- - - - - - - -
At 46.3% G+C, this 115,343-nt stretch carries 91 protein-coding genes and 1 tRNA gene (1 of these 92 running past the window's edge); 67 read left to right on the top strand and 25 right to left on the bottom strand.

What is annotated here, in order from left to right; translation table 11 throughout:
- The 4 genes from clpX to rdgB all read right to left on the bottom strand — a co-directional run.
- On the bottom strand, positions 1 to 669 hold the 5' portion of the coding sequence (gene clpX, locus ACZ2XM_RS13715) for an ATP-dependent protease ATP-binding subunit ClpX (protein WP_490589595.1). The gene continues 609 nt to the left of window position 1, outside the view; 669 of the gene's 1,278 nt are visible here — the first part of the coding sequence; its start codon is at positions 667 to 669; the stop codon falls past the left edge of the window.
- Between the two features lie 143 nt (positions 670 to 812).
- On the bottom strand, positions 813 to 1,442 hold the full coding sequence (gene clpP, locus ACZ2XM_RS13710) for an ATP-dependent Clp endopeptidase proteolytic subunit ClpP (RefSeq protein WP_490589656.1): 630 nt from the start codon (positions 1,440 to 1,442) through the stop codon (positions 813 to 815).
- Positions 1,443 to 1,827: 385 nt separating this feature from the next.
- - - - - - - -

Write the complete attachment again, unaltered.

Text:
At 46.3% G+C, this 115,343-nt stretch carries 91 protein-coding genes and 1 tRNA gene (1 of these 92 running past the window's edge); 67 read left to right on the top strand and 25 right to left on the bottom strand.

What is annotated here, in order from left to right; translation table 11 throughout:
- The 4 genes from clpX to rdgB all read right to left on the bottom strand — a co-directional run.
- On the bottom strand, positions 1 to 669 hold the 5' portion of the coding sequence (gene clpX, locus ACZ2XM_RS13715) for an ATP-dependent protease ATP-binding subunit ClpX (protein WP_490589595.1). The gene continues 609 nt to the left of window position 1, outside the view; 669 of the gene's 1,278 nt are visible here — the first part of the coding sequence; its start codon is at positions 667 to 669; the stop codon falls past the left edge of the window.
- Between the two features lie 143 nt (positions 670 to 812).
- On the bottom strand, positions 813 to 1,442 hold the full coding sequence (gene clpP, locus ACZ2XM_RS13710) for an ATP-dependent Clp endopeptidase proteolytic subunit ClpP (RefSeq protein WP_490589656.1): 630 nt from the start codon (positions 1,440 to 1,442) through the stop codon (positions 813 to 815).
- Positions 1,443 to 1,827: 385 nt separating this feature from the next.